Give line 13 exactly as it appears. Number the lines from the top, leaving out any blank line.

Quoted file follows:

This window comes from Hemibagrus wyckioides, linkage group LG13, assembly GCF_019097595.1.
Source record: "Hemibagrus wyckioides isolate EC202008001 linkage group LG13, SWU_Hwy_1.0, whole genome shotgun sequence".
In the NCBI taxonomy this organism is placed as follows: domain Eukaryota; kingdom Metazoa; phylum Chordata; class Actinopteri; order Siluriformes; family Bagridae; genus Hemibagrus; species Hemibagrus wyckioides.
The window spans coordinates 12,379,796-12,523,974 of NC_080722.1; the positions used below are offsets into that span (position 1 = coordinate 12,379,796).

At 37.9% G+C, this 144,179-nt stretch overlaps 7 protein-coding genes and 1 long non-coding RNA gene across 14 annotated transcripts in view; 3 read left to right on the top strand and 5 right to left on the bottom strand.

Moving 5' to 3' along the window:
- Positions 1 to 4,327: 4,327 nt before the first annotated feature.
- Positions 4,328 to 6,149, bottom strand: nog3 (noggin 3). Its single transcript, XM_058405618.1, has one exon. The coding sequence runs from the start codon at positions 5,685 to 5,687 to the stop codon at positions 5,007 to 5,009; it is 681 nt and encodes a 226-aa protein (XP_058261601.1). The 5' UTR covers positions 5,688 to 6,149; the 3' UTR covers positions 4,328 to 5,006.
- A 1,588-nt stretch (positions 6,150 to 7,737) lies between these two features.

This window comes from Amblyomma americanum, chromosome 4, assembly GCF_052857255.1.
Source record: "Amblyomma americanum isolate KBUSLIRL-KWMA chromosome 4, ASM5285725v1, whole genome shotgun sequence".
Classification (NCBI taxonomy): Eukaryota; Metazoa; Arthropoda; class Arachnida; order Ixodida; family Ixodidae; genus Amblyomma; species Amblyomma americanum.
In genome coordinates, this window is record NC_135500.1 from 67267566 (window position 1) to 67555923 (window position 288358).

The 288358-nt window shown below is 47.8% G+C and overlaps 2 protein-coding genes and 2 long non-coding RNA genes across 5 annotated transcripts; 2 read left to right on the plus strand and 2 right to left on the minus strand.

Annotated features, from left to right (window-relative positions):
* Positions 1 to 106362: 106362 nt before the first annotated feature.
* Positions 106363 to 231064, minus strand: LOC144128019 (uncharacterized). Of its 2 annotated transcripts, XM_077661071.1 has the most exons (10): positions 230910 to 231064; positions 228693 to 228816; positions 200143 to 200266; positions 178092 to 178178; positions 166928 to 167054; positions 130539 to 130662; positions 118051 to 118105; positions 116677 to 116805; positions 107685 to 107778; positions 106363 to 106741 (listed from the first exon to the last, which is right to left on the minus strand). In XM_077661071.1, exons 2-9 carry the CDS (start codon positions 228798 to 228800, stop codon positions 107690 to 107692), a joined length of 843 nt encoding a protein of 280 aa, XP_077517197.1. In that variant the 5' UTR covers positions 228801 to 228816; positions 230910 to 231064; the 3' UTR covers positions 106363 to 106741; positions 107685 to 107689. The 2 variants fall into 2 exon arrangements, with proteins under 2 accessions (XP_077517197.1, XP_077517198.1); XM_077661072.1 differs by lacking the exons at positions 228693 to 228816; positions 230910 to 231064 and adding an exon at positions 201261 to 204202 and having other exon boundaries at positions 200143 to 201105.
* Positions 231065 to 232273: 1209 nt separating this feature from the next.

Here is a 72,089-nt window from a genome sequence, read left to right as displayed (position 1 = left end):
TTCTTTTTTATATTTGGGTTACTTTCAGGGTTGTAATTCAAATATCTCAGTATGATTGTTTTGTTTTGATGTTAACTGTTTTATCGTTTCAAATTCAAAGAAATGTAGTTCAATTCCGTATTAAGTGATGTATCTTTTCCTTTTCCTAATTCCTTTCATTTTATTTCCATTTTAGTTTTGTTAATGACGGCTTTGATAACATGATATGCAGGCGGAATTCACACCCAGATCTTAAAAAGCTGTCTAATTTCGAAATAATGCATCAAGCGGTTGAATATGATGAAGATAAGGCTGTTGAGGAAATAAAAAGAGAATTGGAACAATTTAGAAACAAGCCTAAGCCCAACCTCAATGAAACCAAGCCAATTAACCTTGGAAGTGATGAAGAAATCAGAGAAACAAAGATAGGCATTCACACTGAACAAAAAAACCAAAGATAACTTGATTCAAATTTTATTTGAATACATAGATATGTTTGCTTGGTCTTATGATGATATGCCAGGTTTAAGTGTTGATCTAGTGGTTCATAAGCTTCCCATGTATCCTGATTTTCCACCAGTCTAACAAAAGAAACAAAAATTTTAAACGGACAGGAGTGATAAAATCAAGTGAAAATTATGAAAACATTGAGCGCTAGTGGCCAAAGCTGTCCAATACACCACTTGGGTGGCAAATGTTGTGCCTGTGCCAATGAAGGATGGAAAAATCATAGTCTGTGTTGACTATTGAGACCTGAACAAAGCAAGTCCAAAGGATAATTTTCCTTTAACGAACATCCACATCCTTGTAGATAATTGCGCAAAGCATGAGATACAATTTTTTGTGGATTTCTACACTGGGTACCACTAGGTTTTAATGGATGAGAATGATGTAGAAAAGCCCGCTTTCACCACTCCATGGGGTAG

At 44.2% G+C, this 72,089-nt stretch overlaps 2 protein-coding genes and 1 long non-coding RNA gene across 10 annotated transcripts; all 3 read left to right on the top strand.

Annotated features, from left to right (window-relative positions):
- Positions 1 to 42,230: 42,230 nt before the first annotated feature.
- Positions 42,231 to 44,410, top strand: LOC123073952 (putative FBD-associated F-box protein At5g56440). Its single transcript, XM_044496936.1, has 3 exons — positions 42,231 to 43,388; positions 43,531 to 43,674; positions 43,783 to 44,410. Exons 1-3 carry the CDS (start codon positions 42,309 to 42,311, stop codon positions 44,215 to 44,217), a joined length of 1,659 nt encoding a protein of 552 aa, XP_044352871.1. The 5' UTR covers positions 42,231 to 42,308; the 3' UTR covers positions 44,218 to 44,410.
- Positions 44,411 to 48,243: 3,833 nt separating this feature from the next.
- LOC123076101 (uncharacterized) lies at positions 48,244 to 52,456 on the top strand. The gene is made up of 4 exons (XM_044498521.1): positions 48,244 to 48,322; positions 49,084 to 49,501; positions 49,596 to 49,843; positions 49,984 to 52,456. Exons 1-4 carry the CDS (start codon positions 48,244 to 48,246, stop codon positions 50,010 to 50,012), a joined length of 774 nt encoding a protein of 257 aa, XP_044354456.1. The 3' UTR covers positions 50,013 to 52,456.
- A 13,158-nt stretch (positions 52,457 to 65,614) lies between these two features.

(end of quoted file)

In genome coordinates, this window is record NC_135500.1 from 67267566 (window position 1) to 67555923 (window position 288358).